The press release doesn't include any information about the tasks involved in moving an entire Web operation to a different platform, nor does it mention either the direct costs (iPlanet and Chili!Soft ASP are not free) or the hidden costs involved in retraining, recoding and retesting. I don't have anything against the products themselves. Chili!Soft ASP is a good product, as is iPlanet. The question is: why does Sun feel the need to appeal to people's fears to gain customers for them? This type of misdirected campaign can only hurt Sun in the eyes of knowledgeable consumers.

Rather than appealing to rationality by providing information about better technology, the press release is aimed directly at people's fears. Worse, in my opinion, the real target isn't the trained server administrators, but squarely targets the fears of those who aren't—small business owners who have a Web server, but don't understand how such vulnerabilities occur, how patches can fix them, or that—once fixed—that specific vulnerability is gone.

I spoke to Patrick Dorsey, the iPlanet Product Marketing Manager, who told me that using iPlanet and Chili!Soft ASP "fixes" the Code Red vulnerability because iPlanet is written in Java. While true, changing your Web server is a draconian measure to fix a vulnerability that you can solve by simply downloading a patch. If Sun were truly concerned about security, they would have at least mentioned that the patch exists. In any case, Java programs are not immune to security problems (see the article "Sun says Java hole leaves some computers vulnerable" and "What Price Security?").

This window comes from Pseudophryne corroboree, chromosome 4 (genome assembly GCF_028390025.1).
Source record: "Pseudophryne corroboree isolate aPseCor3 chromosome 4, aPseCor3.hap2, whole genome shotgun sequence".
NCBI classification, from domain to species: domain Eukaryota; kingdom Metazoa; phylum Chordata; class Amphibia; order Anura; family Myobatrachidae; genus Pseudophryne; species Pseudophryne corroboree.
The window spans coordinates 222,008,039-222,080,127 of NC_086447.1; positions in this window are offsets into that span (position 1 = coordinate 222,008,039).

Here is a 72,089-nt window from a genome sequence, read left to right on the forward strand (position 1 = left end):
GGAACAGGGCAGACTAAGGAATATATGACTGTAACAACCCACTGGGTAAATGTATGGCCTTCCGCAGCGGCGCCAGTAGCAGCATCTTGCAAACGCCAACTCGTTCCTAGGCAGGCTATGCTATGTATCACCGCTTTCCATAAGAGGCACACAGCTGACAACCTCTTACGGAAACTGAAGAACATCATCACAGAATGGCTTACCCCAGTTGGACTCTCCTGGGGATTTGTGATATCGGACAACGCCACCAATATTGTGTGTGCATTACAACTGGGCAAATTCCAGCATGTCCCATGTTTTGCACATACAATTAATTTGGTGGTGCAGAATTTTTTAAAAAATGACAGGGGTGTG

I don't have any problems with companies competing based on technology and price. But this press release attempts to capitalize on fear. That's pandering of the worst sort. While such tactics may help sell newspapers or bring moviegoers into the theatres, they're not appropriate for technology corporations hoping to bring new customers into the fold.

The press release might be excused due to technological ignorance on the part of the marketeers, but unfortunately, even that's not true. Mr. Dorsey stated that, in his opinion, the reason Microsoft has more exposed security problems than other platforms is that it's the most prevalent platform, not that it's inherently more (or less) vulnerable than any other platform. If true, that puts Sun in the position of being able to advertise iPlanet's security only because it has failed to capture a larger share of the market.

The bottom line is that both Microsoft and Sun are to blame for such puerile behavior. For example, a recent eWeek article discussing Microsoft's decision to drop the Java runtime from Internet Explorer states: "For its part, the Redmond, Wash., company said it is removing Java support because the tiny programs can be used to spread viruses, an assertion for which there is little evidence." Both companies are using the popular press to try to build emotional capital for their own technology rather than competing directly on the relative merits of that technology.

The entire situation reminds me of the Doctor in Mark Twain's "Innocents Abroad," who when shown the writing of Christopher Columbus, observes: "You mustn't think you can impose on us because we are strangers. We are not fools by a good deal. If you have got any specimens of penmanship of real merit, trot them out, and if you haven't, drive on!" So, Sun, if you've got some technologically sound reasons to convince us to switch to iPlanet, trot them out! Otherwise, drive on.



   
Russell Jones is the DevX Executive Editor at DevX.